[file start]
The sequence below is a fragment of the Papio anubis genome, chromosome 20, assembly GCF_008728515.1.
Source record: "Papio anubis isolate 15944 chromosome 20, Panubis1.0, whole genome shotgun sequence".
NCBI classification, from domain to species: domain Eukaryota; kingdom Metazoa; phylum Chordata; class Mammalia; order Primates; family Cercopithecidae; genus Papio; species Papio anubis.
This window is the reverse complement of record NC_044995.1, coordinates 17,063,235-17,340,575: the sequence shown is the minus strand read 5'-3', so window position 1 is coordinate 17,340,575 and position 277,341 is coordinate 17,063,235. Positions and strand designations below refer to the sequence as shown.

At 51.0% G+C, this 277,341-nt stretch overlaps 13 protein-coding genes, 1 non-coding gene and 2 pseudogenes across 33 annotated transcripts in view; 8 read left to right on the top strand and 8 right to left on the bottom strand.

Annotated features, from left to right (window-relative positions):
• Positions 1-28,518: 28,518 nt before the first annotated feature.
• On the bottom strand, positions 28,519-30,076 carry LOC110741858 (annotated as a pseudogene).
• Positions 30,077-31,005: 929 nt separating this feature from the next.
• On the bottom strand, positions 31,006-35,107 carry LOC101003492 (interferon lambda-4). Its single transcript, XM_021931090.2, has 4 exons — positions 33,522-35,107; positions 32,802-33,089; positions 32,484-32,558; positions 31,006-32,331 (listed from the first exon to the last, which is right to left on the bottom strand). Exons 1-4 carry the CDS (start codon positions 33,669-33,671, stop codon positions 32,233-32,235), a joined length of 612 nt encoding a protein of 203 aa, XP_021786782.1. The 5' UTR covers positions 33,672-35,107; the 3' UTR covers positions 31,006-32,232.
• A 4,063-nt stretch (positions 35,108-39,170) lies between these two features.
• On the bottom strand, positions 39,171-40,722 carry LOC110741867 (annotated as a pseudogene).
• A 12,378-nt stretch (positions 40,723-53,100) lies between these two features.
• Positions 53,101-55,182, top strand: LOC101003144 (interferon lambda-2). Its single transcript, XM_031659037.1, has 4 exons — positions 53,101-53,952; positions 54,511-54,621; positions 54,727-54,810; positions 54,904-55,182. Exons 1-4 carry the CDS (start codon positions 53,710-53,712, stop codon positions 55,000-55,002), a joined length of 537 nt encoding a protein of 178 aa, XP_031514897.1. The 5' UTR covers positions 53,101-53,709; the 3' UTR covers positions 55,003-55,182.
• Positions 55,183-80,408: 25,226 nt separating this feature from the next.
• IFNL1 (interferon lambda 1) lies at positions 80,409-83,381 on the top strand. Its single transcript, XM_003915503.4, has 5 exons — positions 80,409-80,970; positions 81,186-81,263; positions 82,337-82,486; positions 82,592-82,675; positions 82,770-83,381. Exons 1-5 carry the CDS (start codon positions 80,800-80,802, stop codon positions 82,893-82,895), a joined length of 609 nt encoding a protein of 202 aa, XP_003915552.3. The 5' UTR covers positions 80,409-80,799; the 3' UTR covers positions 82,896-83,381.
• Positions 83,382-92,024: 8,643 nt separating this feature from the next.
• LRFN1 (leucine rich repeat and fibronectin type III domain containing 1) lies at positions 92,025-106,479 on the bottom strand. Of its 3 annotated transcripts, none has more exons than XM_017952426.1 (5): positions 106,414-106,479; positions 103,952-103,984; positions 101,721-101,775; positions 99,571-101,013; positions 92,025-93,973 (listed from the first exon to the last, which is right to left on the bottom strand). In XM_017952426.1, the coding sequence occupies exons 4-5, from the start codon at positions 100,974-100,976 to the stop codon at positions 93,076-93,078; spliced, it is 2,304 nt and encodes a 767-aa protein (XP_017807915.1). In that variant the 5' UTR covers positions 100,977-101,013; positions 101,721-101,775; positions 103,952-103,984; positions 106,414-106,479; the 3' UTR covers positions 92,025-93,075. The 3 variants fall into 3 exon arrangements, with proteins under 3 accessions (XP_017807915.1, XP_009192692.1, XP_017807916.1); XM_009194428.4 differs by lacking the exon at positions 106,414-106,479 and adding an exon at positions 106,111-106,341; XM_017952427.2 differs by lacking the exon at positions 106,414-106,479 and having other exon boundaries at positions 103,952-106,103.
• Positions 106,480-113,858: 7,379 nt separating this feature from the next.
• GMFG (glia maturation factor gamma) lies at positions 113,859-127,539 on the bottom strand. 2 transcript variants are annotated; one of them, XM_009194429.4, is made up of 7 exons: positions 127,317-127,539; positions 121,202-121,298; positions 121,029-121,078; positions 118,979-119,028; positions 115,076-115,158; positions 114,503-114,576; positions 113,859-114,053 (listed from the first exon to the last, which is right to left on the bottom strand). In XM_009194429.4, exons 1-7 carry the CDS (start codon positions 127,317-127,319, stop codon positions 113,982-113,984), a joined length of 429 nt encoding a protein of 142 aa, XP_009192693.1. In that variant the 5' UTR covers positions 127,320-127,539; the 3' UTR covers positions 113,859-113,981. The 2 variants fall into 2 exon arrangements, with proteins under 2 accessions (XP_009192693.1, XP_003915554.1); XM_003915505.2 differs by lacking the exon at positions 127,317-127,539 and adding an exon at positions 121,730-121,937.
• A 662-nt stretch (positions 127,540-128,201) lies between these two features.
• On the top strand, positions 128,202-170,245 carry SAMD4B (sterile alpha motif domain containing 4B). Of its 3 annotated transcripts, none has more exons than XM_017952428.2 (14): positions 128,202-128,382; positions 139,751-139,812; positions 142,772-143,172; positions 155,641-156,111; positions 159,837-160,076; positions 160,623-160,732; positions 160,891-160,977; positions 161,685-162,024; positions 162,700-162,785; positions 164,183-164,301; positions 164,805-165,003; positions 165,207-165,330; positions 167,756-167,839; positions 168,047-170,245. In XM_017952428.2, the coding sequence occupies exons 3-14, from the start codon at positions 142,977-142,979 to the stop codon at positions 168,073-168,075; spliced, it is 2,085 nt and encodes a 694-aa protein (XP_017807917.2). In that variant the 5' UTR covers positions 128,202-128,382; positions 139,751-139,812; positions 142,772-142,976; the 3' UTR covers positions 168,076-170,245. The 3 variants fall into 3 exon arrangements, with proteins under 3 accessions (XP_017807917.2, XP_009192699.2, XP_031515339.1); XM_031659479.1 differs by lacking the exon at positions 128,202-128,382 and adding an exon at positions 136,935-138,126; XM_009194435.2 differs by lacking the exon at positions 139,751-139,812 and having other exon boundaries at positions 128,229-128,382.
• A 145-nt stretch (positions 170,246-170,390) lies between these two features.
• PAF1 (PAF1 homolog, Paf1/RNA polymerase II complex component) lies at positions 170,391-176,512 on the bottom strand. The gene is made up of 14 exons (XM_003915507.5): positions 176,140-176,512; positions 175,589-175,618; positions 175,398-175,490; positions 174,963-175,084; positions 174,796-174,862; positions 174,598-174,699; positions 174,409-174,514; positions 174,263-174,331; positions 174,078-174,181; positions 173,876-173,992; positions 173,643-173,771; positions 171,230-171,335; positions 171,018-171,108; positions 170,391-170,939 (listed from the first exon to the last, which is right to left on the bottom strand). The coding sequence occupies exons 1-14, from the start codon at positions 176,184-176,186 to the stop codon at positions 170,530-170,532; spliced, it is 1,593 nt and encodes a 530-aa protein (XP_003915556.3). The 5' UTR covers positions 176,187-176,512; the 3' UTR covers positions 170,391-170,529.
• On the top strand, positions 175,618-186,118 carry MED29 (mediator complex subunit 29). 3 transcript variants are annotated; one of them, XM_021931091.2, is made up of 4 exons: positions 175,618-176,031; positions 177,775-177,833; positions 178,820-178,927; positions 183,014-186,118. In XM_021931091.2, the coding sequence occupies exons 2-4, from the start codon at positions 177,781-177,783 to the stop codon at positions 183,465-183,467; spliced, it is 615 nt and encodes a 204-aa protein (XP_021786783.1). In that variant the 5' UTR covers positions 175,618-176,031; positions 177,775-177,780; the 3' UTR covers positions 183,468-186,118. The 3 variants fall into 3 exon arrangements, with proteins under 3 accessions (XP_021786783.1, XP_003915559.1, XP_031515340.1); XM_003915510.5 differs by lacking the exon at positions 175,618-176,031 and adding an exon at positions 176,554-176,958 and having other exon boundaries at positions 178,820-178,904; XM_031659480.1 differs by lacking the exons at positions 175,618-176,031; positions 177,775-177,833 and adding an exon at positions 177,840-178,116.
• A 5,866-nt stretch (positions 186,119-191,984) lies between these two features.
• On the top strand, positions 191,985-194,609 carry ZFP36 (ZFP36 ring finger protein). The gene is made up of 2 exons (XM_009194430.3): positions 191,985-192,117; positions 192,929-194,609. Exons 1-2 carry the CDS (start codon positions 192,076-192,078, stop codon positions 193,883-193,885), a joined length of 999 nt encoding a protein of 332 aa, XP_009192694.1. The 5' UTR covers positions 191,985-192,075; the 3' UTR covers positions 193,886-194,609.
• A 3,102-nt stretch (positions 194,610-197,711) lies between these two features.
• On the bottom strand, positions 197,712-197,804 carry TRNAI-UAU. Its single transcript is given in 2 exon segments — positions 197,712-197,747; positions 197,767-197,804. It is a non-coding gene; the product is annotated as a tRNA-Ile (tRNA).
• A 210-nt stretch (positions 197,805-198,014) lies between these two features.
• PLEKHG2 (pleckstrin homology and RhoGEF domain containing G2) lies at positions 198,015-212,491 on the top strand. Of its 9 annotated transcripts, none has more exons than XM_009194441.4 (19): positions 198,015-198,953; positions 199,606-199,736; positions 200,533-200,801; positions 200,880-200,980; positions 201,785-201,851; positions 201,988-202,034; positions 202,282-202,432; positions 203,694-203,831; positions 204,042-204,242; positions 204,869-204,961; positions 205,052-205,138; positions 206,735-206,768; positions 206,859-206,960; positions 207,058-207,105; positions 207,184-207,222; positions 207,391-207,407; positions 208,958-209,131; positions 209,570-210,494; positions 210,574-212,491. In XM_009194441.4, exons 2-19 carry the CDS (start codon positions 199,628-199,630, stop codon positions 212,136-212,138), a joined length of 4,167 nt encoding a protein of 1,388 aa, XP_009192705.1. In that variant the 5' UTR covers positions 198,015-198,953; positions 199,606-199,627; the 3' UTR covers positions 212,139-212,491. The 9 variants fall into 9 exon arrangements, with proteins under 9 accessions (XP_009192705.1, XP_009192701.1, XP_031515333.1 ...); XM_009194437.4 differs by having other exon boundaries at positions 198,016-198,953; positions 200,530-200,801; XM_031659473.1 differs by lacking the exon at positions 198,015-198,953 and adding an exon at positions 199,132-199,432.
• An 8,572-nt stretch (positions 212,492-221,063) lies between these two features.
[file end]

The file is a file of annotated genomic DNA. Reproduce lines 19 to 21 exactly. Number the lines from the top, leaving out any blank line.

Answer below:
• Positions 106,480-113,858: 7,379 nt separating this feature from the next.
• GMFG (glia maturation factor gamma) lies at positions 113,859-127,539 on the bottom strand. 2 transcript variants are annotated; one of them, XM_009194429.4, is made up of 7 exons: positions 127,317-127,539; positions 121,202-121,298; positions 121,029-121,078; positions 118,979-119,028; positions 115,076-115,158; positions 114,503-114,576; positions 113,859-114,053 (listed from the first exon to the last, which is right to left on the bottom strand). In XM_009194429.4, exons 1-7 carry the CDS (start codon positions 127,317-127,319, stop codon positions 113,982-113,984), a joined length of 429 nt encoding a protein of 142 aa, XP_009192693.1. In that variant the 5' UTR covers positions 127,320-127,539; the 3' UTR covers positions 113,859-113,981. The 2 variants fall into 2 exon arrangements, with proteins under 2 accessions (XP_009192693.1, XP_003915554.1); XM_003915505.2 differs by lacking the exon at positions 127,317-127,539 and adding an exon at positions 121,730-121,937.
• A 662-nt stretch (positions 127,540-128,201) lies between these two features.